24 Leave a comment on paragraph 24 0 Yet, there is something critical to the relationship between print literature and electronic literature. Funkhouser, for instance, explains: “Poetry is poetry, and computer poetry—though related to poetry—is computer poetry” (Prehistoric Digital Poetry 80). Within the context of the argument he has developed, this distinction is significant: it misses the point to read electronic literature as a strict continuation of a literary history, or, as a digitization of print or an extension of print. In the same way that various major genres can be broken into sub-genres we can see that the taxonomy of literature is not symmetrical. In poetry, aural qualities are formal elements that allow one to draw distinctions. In the novel, themes, tropes, and narrative qualities are prioritized. However, though a sonnet has certain sonic qualities that designate it as such, these formal characteristics are tied to narrative and thematic qualities, as well. Thus, a sonnet might have some topical affinity with, say, the low literary form of the contemporary romance genre novel. All of this is simply to say that literature, even if we wish to understand it in its most canonical forms, suffers from a very promiscuous ontology. At some level, the application of this ontology to emerging media, while a useful heuristic at times, must occasionally be hacked, transmigrated, or overwritten to permit different formalities to be recognized.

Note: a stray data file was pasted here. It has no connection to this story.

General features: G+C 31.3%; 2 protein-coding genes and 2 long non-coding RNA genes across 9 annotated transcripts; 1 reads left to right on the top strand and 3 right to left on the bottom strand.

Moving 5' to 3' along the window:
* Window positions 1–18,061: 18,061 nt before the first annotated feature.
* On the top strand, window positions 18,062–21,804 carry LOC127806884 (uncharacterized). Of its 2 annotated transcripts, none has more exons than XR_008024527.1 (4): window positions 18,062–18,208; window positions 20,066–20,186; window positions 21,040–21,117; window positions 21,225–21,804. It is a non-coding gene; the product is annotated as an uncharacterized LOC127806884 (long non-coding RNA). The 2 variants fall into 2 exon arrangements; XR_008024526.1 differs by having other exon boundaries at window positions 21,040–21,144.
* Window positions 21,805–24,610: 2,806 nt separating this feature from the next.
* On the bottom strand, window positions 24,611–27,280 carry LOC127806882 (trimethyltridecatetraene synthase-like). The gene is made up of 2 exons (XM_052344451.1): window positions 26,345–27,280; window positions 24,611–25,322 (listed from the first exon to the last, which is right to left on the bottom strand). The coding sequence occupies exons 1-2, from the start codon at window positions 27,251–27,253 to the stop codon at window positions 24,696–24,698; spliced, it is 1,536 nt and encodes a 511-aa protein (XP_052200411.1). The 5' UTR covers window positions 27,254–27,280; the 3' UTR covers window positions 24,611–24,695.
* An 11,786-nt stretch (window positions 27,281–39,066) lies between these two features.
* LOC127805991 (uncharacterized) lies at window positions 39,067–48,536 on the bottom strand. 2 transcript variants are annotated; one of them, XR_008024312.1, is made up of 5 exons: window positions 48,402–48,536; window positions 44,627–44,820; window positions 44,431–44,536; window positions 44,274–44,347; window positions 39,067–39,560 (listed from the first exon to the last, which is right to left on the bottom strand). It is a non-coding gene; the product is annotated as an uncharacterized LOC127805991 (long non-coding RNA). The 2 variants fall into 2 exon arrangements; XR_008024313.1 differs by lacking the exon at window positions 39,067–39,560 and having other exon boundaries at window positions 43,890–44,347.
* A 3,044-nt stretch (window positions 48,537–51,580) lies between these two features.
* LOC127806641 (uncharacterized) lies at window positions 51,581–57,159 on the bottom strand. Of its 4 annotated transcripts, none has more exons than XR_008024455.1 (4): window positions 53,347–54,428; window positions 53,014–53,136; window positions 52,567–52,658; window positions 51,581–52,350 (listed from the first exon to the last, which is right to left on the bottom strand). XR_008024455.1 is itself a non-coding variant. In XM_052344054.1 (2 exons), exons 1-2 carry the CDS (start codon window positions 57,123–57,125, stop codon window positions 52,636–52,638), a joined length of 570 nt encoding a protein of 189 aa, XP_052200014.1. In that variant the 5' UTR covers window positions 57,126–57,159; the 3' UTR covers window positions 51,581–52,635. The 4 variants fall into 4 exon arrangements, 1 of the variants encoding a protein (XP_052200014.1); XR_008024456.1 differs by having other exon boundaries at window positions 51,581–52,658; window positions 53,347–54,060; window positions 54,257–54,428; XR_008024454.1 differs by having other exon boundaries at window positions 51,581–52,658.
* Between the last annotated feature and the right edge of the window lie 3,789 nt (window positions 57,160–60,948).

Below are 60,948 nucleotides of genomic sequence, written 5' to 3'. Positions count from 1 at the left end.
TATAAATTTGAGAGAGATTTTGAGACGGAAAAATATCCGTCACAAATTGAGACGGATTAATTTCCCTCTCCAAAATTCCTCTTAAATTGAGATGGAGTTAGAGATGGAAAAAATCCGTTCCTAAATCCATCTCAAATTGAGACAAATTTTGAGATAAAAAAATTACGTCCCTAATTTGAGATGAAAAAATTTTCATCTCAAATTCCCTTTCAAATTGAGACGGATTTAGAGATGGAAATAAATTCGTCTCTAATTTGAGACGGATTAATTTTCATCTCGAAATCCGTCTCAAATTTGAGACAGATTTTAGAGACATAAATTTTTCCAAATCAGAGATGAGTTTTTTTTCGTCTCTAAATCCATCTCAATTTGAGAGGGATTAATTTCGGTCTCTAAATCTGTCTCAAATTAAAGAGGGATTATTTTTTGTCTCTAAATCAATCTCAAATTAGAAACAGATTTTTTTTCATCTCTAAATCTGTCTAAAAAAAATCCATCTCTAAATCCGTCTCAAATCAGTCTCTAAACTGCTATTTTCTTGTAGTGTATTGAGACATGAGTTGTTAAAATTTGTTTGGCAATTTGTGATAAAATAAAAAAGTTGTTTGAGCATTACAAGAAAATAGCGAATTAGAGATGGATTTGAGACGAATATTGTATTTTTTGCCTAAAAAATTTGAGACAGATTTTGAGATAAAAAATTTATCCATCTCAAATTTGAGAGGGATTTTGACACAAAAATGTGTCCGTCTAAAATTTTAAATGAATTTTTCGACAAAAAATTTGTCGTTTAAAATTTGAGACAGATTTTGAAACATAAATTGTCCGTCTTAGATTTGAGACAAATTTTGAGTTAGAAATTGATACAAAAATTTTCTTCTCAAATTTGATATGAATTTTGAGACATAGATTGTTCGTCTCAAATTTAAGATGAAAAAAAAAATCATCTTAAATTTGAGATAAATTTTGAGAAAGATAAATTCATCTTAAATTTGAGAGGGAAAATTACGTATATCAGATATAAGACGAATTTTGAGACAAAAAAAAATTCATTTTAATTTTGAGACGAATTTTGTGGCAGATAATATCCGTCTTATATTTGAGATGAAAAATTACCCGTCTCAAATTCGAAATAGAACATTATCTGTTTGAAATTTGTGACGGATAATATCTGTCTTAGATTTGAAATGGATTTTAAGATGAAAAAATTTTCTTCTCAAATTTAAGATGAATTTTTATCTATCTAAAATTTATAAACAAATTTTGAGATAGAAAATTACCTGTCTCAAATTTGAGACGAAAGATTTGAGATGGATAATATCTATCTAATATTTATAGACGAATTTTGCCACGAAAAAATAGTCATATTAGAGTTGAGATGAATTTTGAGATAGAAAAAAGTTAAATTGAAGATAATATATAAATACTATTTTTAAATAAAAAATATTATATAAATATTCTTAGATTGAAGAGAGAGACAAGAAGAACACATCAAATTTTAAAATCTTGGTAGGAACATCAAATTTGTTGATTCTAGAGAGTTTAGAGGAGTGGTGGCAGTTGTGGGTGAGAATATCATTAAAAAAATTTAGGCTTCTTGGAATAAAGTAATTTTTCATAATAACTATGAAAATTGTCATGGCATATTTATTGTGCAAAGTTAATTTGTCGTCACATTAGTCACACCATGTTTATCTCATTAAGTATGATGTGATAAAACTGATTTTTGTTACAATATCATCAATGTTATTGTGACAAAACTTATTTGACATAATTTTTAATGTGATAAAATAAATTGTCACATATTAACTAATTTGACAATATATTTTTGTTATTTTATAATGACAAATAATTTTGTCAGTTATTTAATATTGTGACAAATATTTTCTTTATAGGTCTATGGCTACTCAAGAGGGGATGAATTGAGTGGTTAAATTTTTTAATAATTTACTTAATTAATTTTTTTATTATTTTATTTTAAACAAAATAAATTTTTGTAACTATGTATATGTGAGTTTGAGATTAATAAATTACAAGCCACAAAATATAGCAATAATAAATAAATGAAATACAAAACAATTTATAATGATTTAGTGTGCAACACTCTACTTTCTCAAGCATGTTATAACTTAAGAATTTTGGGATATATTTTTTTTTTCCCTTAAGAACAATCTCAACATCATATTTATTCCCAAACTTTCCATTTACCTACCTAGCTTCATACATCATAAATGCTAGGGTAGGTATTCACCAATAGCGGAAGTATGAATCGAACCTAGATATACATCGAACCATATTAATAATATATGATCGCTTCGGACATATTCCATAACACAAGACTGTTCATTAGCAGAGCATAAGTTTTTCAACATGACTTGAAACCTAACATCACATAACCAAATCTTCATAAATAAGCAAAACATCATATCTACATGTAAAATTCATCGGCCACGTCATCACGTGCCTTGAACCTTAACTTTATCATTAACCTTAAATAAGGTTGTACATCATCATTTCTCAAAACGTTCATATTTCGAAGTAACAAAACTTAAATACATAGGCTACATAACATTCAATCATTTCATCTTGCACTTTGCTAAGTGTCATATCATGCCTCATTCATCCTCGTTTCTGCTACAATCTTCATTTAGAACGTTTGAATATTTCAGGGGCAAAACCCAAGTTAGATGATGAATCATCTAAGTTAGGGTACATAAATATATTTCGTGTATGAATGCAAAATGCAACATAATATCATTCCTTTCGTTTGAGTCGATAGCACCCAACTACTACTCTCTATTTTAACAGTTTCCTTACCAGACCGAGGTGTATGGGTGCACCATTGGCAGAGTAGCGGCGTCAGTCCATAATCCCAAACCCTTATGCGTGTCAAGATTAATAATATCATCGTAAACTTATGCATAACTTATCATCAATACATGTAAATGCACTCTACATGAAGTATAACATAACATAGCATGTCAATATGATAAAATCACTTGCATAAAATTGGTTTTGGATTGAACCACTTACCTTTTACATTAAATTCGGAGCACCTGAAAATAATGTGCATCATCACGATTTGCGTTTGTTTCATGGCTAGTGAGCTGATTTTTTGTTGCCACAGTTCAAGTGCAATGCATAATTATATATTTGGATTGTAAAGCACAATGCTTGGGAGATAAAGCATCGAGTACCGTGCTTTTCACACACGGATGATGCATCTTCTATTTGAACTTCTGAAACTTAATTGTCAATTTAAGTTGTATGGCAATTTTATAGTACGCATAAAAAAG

25 Leave a comment on paragraph 25 0 Any reader who expects digital works to simply continue down the path of literary progress through the twentieth-century is going to find that electronic literature is inferior or imitative in some respect. For instance, developing a voice that is convincingly personal in terms of its recognizably human patterns while exhibiting naturalistic eccentricities is something that computers are not yet good at—either the program exhibits recognizable character traits through generalization, or the program generates surprise through randomization, each representing abstracted and extreme qualities that are successfully balanced in the well-rendered character. To transcend this, a writer can intervene directly in the process through writing, or can experiment with algorithms, parameters, or databases to craft a more nuanced generalization. The third option, which is much harder for readers and writers nurtured on traditional forms—but which finds encouragement in aspects of the avant-garde sensibility, without necessarily carrying the ideological weight—is to simply explore the limits of the available tools without worrying about whether or not it lines up with prior practices. For purely historical reasons alone, we must, as demonstrated by Funkhouser and Hayles, consider the fact that electronic literature is materially different from print literature, and can thus benefit from a liberal attitude towards historical literary criteria—a liberality which is offset by a rigorous analysis of the properties of the medium itself. When the inherited literary criteria do not apply, or only partially do, the attentive reader should recognize that something else might be going on in the text beyond mere novelty.